LGBT

Tennessee Lawmakers Pursue Legislation Even More Transphobic Than South Dakota’s

CREDIT: Shutterstock/Justin Sienkiewicz

Tennessee lawmakers are considering an anti-transgender bill that is remarkably similar to the recently vetoed legislation in South Dakota, but one quirk of Tennessee law makes it particularly pernicious.

On Tuesday, the Tennessee House Education Administration & Planning Subcommittee held a hearing on HB 2414, which dictates that public schools must require students to use bathrooms and locker rooms according to the sex “indicated on the student’s original birth certificate.” Unlike South Dakota’s bill, it also explicitly applies to the state’s public universities as well, potentially impacting students of all ages, not just those in grade school.

By tying the bill to individuals’ birth certificates, it guarantees that no transgender person could ever secure access to the bathroom that fits their gender. Tennessee is one of the few states in the union that has absolutely no mechanism for changing the sex marker on a person’s birth certificate. In fact, it’s the only state that explicitly prohibits it; a 2006 law states: “The sex of an individual shall not be changed on the original certificate of birth as a result of sex change surgery.”

The legislation would have the same implications for the mental health of transgender people and create the same legal liabilities for schools as the South Dakota bill, but would have further implications for any transgender person engaging with the state education system. Though the bill specifies that it the bathroom regulations only apply to “students” at public institutions of higher education, faculty and staff use those same restrooms and would thus likely be held to the same expectations.

On hand to testify Tuesday was Matt Sharp of the Alliance Defending Freedom, who similarly advocated for South Dakota’s bill in the same fashion.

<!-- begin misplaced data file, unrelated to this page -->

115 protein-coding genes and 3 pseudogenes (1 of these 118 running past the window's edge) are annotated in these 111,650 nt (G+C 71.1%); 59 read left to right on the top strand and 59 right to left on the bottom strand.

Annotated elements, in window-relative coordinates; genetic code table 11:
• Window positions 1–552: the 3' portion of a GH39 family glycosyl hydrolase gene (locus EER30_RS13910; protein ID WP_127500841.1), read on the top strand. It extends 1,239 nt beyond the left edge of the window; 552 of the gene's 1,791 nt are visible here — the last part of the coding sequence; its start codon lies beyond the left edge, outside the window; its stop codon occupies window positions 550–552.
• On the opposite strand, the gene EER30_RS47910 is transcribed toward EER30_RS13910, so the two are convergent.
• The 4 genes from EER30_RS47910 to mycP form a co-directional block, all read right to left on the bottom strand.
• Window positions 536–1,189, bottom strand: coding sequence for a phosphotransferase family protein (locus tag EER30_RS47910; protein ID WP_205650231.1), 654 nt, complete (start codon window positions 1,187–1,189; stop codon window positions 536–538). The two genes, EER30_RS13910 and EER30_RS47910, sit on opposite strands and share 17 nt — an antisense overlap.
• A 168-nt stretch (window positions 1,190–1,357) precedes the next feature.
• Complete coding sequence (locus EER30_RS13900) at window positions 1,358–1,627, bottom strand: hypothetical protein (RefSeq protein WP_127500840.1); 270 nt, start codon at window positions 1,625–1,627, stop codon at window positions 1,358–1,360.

Sharp claimed that “letting boys into girls’ restrooms” — referring to transgender girls as “boys” — is “an invasion of privacy and a threat to student safety.” He insisted that “biology” defines everybody’s gender. “The Tennessee Department of Education needs to stop hiding behind all these specious arguments and develop an ethical spine regarding human sexuality and biology,” he said. “It needs to say that there is something true about the nature of human biology or there is not, and then support policies accordingly.”

LGBT groups have attacked the legislation for “singling out transgender youth for discrimination,” and so have families across the state. Gretchen Peters, a Grammy-nominated songwriter from Nashville, wrote a poignant op-ed about regretting that she could not affirm her son who first expressed his transgender identity at age 3, but suppressed that identity for 20 years.

“I understand parents who feel fearful around gender issues,” she wrote. “The hardest thing I’ve ever had to do is accept that the child I raised as a girl for 26 years was, and had always been, a boy.” She decried the bill, because it would amount to “telling teachers that these kids are somehow not who they know themselves to be. We are telling children that the world cannot be trusted to believe them.”

“When we institutionalize this kind of discrimination, we force transgender kids deeper into the closet, shut them off from the support they so desperately need, and very possibly inch them closer to suicide. I don’t like to think about how close my son came to ending his own life. I don’t believe this is what we want for any of our children.”

The subcommittee deferred taking action at Tuesday’s meeting, but will consider it again next week.